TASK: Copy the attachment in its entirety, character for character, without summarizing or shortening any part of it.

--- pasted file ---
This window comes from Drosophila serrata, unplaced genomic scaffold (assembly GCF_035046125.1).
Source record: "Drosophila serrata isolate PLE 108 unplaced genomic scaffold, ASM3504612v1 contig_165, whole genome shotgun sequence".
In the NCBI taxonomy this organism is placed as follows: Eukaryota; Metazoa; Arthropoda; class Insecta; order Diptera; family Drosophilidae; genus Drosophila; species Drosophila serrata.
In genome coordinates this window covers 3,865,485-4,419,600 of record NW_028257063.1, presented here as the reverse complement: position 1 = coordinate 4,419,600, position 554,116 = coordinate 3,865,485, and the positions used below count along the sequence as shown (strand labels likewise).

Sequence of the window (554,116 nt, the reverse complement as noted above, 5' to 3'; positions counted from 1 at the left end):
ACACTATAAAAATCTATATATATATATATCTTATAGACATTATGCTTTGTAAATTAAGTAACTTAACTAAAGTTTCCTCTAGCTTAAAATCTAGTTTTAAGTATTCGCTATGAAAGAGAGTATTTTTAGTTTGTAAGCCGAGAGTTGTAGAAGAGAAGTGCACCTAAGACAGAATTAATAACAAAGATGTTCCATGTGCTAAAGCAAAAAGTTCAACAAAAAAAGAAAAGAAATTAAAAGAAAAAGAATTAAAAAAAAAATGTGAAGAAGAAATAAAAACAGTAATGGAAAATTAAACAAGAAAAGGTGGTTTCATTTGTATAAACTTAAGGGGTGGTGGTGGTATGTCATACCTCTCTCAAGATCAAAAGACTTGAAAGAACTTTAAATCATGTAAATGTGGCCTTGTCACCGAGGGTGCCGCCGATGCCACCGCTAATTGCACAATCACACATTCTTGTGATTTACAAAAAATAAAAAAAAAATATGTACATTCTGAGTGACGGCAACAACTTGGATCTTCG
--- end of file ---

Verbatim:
This window comes from Drosophila serrata, unplaced genomic scaffold (assembly GCF_035046125.1).
Source record: "Drosophila serrata isolate PLE 108 unplaced genomic scaffold, ASM3504612v1 contig_165, whole genome shotgun sequence".
In the NCBI taxonomy this organism is placed as follows: Eukaryota; Metazoa; Arthropoda; class Insecta; order Diptera; family Drosophilidae; genus Drosophila; species Drosophila serrata.
In genome coordinates this window covers 3,865,485-4,419,600 of record NW_028257063.1, presented here as the reverse complement: position 1 = coordinate 4,419,600, position 554,116 = coordinate 3,865,485, and the positions used below count along the sequence as shown (strand labels likewise).

Sequence of the window (554,116 nt, the reverse complement as noted above, 5' to 3'; positions counted from 1 at the left end):
ACACTATAAAAATCTATATATATATATATCTTATAGACATTATGCTTTGTAAATTAAGTAACTTAACTAAAGTTTCCTCTAGCTTAAAATCTAGTTTTAAGTATTCGCTATGAAAGAGAGTATTTTTAGTTTGTAAGCCGAGAGTTGTAGAAGAGAAGTGCACCTAAGACAGAATTAATAACAAAGATGTTCCATGTGCTAAAGCAAAAAGTTCAACAAAAAAAGAAAAGAAATTAAAAGAAAAAGAATTAAAAAAAAAATGTGAAGAAGAAATAAAAACAGTAATGGAAAATTAAACAAGAAAAGGTGGTTTCATTTGTATAAACTTAAGGGGTGGTGGTGGTATGTCATACCTCTCTCAAGATCAAAAGACTTGAAAGAACTTTAAATCATGTAAATGTGGCCTTGTCACCGAGGGTGCCGCCGATGCCACCGCTAATTGCACAATCACACATTCTTGTGATTTACAAAAAATAAAAAAAAAATATGTACATTCTGAGTGACGGCAACAACTTGGATCTTCG